During WWII, almost 1 million people in 22 countries carried out the unprovoked murder of 11 million innocent men, women and children. 99% of those responsible were never prosecuted; most were never even questioned. The Allies knew what their crime was. The Allies knew where a great many of the murderers could be found. The Allies unanimously agreed to prosecute those responsible when they drew up The London Agreement in August 1945. But, after the late 1940s, these very same Allies did almost nothing. Why?
Director David Wilkinson’s sole motivation for making Getting Away With Murder(s) was to find out precisely why so many were actively permitted to get away with their crime(s) – the crime of mass murder on an industrial scale. He knew long before he began filming that the answer would be more than complex. The narrative leads with interviews, including with the 101-year-old Benjamin B Ferencz who is the last living prosecutor from the Nuremberg War Crimes Trials, Nazi hunter Dr Stephen Ankier, British broadcaster and writer Robin Lustig, German prosecutor Jens Rommel and Holocaust memorial co-founder and humanitarian campaigner Dr James Smith.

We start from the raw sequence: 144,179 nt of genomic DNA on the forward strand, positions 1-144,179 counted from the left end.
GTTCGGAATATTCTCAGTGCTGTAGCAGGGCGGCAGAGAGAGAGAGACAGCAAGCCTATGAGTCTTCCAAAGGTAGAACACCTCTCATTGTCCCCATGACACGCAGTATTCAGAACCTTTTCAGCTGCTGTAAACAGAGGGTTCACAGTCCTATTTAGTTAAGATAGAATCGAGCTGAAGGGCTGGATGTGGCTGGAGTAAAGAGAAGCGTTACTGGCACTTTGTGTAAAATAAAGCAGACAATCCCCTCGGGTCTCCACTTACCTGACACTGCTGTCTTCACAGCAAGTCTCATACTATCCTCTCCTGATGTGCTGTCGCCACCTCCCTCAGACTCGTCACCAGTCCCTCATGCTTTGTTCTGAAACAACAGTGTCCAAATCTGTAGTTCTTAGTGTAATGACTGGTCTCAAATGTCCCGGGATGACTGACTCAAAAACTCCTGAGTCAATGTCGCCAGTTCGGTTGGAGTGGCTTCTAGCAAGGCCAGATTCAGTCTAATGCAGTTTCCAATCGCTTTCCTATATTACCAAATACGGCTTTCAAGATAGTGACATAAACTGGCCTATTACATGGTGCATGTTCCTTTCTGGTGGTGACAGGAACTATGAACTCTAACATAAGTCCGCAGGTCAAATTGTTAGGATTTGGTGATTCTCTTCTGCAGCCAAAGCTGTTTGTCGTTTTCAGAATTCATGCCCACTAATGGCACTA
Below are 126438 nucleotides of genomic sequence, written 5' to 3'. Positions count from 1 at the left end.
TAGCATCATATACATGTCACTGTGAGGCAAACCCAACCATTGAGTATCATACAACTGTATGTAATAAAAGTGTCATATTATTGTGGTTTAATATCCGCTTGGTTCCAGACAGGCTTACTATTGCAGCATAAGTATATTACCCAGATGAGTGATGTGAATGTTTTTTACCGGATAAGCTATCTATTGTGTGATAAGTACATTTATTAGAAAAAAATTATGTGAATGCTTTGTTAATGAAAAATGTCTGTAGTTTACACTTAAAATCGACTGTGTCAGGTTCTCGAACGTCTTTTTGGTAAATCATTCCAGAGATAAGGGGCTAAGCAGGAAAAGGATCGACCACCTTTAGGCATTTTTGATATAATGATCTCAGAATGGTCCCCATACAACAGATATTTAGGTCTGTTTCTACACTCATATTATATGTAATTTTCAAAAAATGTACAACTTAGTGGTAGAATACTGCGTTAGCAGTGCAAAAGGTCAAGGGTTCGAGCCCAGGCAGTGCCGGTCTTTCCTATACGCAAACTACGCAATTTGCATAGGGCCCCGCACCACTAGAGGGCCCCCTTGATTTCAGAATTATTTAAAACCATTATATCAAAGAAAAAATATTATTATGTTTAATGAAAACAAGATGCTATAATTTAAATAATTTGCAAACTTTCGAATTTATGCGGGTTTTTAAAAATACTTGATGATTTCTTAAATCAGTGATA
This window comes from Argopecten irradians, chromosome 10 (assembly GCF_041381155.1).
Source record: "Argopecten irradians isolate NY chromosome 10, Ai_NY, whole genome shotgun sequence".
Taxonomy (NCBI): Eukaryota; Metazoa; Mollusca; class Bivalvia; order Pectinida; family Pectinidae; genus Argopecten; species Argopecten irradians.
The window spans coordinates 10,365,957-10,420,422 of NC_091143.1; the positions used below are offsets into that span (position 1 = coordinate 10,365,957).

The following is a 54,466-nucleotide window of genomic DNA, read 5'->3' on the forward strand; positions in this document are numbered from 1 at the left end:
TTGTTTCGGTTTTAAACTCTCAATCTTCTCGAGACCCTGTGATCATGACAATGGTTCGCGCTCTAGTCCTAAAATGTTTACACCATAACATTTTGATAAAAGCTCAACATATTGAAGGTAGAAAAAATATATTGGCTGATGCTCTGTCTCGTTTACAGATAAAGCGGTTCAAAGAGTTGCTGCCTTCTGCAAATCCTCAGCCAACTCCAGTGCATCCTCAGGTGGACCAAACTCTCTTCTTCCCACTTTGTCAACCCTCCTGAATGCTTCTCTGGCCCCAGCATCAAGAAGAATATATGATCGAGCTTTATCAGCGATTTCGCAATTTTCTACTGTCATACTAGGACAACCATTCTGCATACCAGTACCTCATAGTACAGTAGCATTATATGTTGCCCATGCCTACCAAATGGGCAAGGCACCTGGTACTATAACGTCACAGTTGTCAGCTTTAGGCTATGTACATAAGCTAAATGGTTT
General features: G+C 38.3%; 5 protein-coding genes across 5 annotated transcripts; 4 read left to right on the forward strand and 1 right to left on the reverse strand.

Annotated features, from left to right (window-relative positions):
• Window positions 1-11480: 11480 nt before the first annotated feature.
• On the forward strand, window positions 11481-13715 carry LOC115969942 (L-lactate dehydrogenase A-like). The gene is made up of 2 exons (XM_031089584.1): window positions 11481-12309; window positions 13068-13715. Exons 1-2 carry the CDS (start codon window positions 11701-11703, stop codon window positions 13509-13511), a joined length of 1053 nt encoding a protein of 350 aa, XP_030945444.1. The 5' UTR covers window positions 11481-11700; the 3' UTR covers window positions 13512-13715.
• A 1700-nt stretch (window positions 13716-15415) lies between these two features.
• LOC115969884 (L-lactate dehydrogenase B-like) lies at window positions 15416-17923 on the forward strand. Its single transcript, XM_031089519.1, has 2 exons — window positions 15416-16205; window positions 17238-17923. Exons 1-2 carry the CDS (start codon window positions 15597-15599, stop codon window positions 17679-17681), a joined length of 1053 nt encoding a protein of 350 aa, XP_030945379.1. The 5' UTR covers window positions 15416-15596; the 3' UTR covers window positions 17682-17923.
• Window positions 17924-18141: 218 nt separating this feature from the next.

Despite the extensive documentary coverage of the Holocaust to date, not one film has explored in any depth the almost total lack of justice, statistically, towards the vast numbers of eagerly participating perpetrators who, at war’s end, simply walked away – untouched by justice. This film addresses this glaring omission.
The screening includes an intermission and will be followed by a live onstage Q&A with director David Nicholas Wilkinson.
MAC’s reopening cinema programme has been generously supported by BFI FAN Covid-19 Resilience fund from the National Lottery, through the BFI Film Audience Fund.
Duration includes trailers and adverts. Please note that we do not admit latecomers after the main feature has started and we have a limited food & drink policy. See more information about Relaxed Screenings here.
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